On Understanding Research, Andrea has several great aspects including "Finding Studies" which explores the internet resources available to those looking for studies; "Journals" a comprehensive listing of journals that publish birth research; "Resources" where she listed other valuable research sites such as our The Birth Facts; a dynamic grouping of articles about research and an extensive glossary of terms used in research.

If you are beginning to explore the ins and outs of research and would like to know how to begin, Andrea's site is the place to go!

Monday, April 23, 2012

Studies, Practice Changes and Evidence….OH MY!

When studying statistical data in most medical professions, it is generally accepted that studies have an expiration date.  That is, if a study is older than three or five years, the data is seen as invalid.  The study is too old, times have changed, practices have changed. 

Yet some studies done with the human body, such as labor and birth, may be valid regardless of the date.  Why?  Because depending on the parameters of the study, the subject matter does not change.  The human body does not evolve that quickly to make a study in 1965, for example, out of date.  What may change is the method by which data is discovered – technology changes and thus the data may change. For example, with childbirth education, many of the studies done at the dawn of the natural childbirth movement in the 1960s are still valid today, the parameters are different and if redone, the newer study would include web access and online learning.  The basics may still be applicable.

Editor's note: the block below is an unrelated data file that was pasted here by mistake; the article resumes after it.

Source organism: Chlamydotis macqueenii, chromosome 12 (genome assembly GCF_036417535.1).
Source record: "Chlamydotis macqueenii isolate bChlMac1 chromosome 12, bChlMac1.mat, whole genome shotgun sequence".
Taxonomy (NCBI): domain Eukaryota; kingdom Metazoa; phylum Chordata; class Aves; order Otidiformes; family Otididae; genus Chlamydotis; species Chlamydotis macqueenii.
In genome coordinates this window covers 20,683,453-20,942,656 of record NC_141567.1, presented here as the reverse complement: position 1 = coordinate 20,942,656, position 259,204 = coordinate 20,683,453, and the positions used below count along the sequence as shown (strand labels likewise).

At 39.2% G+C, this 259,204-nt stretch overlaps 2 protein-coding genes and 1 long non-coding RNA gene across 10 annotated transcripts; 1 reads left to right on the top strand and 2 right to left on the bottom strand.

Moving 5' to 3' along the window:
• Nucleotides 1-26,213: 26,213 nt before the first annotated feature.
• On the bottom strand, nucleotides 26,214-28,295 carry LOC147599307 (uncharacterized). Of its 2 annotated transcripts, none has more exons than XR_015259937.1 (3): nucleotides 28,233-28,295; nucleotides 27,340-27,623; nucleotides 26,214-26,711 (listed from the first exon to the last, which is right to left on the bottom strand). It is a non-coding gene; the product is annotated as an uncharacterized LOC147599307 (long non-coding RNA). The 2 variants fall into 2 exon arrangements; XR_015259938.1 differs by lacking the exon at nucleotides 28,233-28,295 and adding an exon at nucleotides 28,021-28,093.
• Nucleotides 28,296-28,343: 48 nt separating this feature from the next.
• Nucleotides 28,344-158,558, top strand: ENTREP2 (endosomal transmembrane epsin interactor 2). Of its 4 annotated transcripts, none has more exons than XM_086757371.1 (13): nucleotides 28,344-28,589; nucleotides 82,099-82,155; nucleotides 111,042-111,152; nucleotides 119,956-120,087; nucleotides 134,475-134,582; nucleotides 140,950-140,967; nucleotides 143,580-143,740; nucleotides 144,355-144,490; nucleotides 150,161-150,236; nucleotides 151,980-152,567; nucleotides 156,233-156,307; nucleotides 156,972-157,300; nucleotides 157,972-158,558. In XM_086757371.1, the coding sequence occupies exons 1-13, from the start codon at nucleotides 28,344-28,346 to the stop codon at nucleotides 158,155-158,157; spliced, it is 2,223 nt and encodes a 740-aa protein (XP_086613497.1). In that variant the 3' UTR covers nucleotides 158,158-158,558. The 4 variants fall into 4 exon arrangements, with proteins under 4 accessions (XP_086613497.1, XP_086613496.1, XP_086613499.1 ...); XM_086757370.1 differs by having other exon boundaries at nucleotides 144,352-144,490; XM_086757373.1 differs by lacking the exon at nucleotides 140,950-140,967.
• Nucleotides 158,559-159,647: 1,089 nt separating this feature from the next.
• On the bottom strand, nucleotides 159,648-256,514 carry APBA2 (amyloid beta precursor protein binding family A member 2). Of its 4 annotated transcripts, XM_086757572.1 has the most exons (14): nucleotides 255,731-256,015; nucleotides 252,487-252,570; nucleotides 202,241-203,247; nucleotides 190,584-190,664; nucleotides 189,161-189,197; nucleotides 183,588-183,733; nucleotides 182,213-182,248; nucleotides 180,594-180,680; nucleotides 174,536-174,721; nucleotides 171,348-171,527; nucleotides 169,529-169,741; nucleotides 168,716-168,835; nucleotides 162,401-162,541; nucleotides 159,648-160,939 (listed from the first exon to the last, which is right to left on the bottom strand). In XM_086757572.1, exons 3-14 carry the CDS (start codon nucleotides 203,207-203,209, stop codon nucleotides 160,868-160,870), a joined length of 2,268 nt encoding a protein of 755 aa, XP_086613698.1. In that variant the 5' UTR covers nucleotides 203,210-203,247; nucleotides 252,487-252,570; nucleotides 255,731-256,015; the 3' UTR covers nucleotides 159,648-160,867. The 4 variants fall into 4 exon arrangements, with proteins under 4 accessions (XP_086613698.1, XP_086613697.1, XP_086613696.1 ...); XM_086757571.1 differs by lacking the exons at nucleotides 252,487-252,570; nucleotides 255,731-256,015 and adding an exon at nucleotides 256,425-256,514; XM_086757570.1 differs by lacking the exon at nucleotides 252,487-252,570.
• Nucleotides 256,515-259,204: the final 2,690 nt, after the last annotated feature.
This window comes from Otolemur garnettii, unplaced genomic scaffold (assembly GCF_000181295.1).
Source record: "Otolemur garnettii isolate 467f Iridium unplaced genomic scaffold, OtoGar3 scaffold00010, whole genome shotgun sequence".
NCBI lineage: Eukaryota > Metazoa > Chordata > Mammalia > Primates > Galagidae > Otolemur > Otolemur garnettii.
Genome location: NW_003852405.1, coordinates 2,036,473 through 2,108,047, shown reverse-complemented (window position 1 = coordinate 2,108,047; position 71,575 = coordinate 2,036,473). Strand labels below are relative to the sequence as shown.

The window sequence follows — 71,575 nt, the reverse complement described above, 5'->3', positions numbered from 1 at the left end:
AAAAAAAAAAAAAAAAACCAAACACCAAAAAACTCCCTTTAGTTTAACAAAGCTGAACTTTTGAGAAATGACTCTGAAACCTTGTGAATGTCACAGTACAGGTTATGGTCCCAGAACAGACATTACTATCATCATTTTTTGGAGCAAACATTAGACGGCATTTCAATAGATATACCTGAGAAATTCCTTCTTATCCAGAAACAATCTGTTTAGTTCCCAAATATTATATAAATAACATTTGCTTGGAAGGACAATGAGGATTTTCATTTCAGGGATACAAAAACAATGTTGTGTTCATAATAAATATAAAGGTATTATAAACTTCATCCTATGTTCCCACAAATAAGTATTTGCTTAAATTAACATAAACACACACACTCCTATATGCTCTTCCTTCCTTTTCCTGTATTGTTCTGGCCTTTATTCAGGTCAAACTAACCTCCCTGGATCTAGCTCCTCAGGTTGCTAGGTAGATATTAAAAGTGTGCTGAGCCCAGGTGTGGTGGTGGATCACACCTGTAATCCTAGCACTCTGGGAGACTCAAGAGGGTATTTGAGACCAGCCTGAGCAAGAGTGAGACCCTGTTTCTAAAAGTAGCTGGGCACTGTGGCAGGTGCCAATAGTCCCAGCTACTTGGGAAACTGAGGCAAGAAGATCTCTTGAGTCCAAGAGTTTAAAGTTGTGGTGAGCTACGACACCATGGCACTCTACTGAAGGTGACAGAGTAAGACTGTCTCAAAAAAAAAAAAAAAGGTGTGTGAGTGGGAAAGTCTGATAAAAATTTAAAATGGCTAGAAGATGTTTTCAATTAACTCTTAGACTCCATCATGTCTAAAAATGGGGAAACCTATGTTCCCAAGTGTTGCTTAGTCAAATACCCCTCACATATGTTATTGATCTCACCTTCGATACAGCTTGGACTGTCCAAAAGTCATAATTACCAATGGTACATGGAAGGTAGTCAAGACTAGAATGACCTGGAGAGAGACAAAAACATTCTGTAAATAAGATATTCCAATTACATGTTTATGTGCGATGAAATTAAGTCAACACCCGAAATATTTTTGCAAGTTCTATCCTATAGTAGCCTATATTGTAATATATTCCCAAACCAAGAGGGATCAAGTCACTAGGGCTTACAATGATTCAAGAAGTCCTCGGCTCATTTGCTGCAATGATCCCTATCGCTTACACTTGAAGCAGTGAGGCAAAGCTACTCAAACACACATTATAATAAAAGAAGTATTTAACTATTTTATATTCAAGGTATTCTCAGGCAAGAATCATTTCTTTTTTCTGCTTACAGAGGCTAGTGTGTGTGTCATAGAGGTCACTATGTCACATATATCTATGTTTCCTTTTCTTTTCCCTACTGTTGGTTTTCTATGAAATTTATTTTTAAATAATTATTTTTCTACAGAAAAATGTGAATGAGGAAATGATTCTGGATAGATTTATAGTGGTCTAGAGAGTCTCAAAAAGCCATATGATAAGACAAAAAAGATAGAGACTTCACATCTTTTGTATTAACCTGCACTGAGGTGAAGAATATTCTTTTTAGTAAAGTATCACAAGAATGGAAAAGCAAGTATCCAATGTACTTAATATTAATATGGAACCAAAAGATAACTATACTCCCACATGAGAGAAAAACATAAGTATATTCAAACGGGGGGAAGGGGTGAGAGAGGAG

When discussing evidence-based medicine, the evidence must be current.   US organizations such as ANA (American Nurses Association) , AWHONN (Association of Womens Health Obstetrics and Neonatal Nursing) , ACNM (American College of Nurse Midwives) or ACOG (American College of Obstetricians and Gynecologists)  are charged with the duty to present to their members with the most current practicing standards for creating best practice.  These standards are a compilation of leading edge knowledge/research to be used in the creation or revision of policies, procedures, practice guidelines and also as clinical benchmarks.  Basically, it helps everyone practice from the same playbook.

Gaining evidence is so easy in our technological world.  Just searching for MEDLINE, Cochrane, MIDIRS, Pubmed or CINAHL can provide not only current evidence based information on a topic but in some instances, a historical prospective as well.  Understanding our past and knowing our present helps to provide care that makes a difference.  In these databases, one can also find information from other countries.  While some medical professionals may see evidence from other countries as not applicable to the US due to a variety of confounding factors, the data does give one cause to pause particularly if the country cited has a significantly different maternal morbidity/mortality or infant morbidity/mortality than the US.
Education-based professionals such as childbirth educators, lactation consultants and doulas need only to look at studies and dissect them, putting them in lay terms and put them in the hands of expectant and new parents.  In order to have full informed consent, parents need to have the correct information, not what is geographically traditional or “the way we’ve always done it”.  The birth professional, too, is accountable in learning the most current information ~ with the accessibility to the internet, the excuse of “I haven’t heard about that” begins to pale.  A great first step would be to read through information from Childbirth Connection